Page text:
Situated along the White Elster in eastern Thuringia, one does not pay attention to the third largest city in the state known as Gera, for many reasons. Once dubbed as the industrial hub in the former era of East Germany and formerly the capital of the district which included Jena, Greiz and Chemnitz, the city of 90,000 inhabitants had seen its days before 1989 and has since fallen into decay. The town once had a population of 140,000 at the time of German Reunification in 1990, but because of the exodus of several thousands of young people ages 35 and under combined with many older people passing on, Gera has become the German version of Detroit in the US: financially on the verge of collapse, laden with debt- partially because of the financing for the German Horticulture Show (BUGA) in 2007, facing the deepest cuts and tax increases in its history. Many condominiums dating back to the 1970s are partially empty and in disarray. And with the withdrawal of businesses and commerce, Gera has the highest unemployment rate in Thuringia and has become a magnet for Nationalist movements.
But despite its doom and gloom, there are some places in Gera that are considered hidden jewels and will most likely be the source of income to bring the city back from the brink. One of them is that the city prides itself on its fine arts, for the City Theater, which is located next to the Central Railway Station, provides entertainment for all ages.
Then there is the Christmas Market.
Located in the market square and extending down towards the river, past the Congress Center and stopping in front of the Arcaden Shopping Center, the Christmas market brings together all local specialty eateries and shops from the Vogtland region and the city itself, providing tourists with a chance to try out all the goodies during the tour which one is expected to take a couple hours to complete. From mulled beer with cherry flavoring (Glühbier) to bread filled with cheese and herbs to the traditional Thuringia bratwurst and even the potato dumplings (Klöse), there is a lot of goodies to taste at the market. One can find many arts and crafts items made locally at the booths, which includes the pine cone mistletoe (as seen in the picture below.)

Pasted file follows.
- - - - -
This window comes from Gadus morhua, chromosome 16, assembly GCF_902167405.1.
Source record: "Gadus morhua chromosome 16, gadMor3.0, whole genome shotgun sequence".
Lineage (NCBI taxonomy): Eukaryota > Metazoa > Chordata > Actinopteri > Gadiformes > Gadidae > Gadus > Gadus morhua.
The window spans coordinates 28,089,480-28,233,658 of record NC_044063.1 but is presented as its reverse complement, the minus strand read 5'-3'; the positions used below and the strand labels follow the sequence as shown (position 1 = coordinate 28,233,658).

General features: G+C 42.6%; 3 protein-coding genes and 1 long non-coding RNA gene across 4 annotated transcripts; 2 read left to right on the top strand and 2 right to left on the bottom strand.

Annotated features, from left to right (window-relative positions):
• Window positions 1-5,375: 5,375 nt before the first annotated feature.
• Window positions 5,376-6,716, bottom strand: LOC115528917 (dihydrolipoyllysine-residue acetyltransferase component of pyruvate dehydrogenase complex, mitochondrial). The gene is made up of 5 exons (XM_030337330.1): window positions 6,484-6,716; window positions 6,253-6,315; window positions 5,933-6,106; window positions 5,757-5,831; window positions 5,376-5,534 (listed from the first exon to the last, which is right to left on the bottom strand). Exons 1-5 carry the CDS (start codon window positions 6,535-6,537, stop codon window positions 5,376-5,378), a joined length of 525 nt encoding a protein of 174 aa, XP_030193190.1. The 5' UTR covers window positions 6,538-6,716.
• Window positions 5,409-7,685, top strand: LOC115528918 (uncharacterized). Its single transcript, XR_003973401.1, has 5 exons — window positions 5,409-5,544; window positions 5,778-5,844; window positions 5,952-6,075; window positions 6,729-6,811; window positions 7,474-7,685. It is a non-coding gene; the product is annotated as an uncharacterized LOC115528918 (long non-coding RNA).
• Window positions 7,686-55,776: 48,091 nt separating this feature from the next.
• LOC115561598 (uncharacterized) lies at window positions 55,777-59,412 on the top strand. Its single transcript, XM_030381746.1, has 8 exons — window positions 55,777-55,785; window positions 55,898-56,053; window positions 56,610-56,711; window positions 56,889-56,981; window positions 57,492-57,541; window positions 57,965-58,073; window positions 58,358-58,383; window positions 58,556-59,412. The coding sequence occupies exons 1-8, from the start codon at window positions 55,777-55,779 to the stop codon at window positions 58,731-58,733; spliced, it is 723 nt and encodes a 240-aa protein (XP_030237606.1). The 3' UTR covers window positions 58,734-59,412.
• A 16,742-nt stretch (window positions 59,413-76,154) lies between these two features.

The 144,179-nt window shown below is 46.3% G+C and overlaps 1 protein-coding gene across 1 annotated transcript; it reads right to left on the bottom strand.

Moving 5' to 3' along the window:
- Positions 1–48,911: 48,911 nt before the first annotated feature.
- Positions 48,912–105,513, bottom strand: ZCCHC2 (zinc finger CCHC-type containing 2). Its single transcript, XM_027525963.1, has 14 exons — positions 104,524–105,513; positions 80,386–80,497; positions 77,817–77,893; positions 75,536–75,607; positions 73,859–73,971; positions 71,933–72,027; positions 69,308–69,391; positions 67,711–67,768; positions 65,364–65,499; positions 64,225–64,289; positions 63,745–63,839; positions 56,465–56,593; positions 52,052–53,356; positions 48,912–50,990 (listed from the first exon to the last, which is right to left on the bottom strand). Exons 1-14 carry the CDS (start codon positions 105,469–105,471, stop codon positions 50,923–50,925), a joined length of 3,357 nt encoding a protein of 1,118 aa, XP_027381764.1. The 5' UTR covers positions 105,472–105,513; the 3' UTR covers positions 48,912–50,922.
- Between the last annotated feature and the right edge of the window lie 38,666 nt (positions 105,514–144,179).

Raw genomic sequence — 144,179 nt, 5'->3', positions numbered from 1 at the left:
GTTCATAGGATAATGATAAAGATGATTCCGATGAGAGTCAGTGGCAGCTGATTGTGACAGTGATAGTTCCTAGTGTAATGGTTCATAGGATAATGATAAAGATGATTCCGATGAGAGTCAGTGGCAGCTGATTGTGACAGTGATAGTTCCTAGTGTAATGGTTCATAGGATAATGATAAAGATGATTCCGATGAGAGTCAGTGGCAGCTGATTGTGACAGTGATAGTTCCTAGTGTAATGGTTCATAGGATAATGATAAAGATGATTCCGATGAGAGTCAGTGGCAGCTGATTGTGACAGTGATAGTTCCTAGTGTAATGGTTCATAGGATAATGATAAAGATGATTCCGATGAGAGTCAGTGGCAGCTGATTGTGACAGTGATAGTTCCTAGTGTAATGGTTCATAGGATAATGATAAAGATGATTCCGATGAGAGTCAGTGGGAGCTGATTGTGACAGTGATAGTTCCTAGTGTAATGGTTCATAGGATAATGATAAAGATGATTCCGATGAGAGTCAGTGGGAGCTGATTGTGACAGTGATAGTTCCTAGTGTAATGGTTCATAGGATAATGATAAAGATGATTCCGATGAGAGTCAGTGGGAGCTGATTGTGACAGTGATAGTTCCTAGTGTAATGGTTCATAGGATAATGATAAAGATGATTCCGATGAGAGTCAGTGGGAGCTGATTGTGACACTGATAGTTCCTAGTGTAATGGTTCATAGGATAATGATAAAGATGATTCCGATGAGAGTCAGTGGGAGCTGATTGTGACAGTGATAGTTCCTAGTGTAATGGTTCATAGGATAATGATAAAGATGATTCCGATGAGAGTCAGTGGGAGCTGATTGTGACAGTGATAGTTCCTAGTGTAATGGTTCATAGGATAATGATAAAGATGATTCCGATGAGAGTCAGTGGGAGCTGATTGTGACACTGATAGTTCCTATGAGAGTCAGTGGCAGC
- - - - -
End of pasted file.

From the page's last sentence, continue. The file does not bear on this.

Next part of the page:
But apart from the food and the souvenirs one can buy at the market, one of the main features in Gera are the fairy tales statues that can be found throughout the market. Eight different statues combined with several murals can be found, each one depicting a fairy tale written by the likes of Grimm, Andersen, etc. They provide the children and their parents with an opportunity to guess at what they are and explain the stories are all about. The statues appear genuine, made of metal and painted by the local artists living in and around Gera. Given their life size, they almost resemble the real thing, but in frozen animation. With as many children at the Christmas market, the city is taking major steps to making it attractive for families visiting the area. This includes having musicals available at the market square and the City Theater, the latter of which is almost always sold out.
This evening while at the market, there is the theatrical involving stuffed animals and hosted by Juri Tetzlaff, actor and moderator for the German channel KIKA, accompanied by the local symphony orchestra, which took place at the Theater. The show is sold out with every seat filled, just as any theatrical or concert that is held there. The children line up on stage to listen to his story and get involved in many of his songs and antics. Parents and other adults alike provide him with a standing ovation at the end of the story. And many kids are happy that they get to go on stage live, make themselves funny and make their parents happy. Despite the cuts and all the social problems that Gera is facing, perhaps the mayor should take a look at the bright side of the city and engage in investments from the outside, instead of making cuts and closing down parts of the cultural district, as it is being planned. After all, there are enough jewels that can be found, which will potentially pump more money into the city, filling up the empty spaces of the city center and residential areas, and bringing people back. The Christmas market, other local events that take place annually and the theater scene are the starting points. But there are more things to discover when you have a closer look at what Gera has to offer.
The Flensburg Files has a pair of Christmas Season Quizzes in the next articles for you to try out and share with your friends. In the meantime, enjoy the photos provided by the author during his trip. More information on the city’s history can be found here.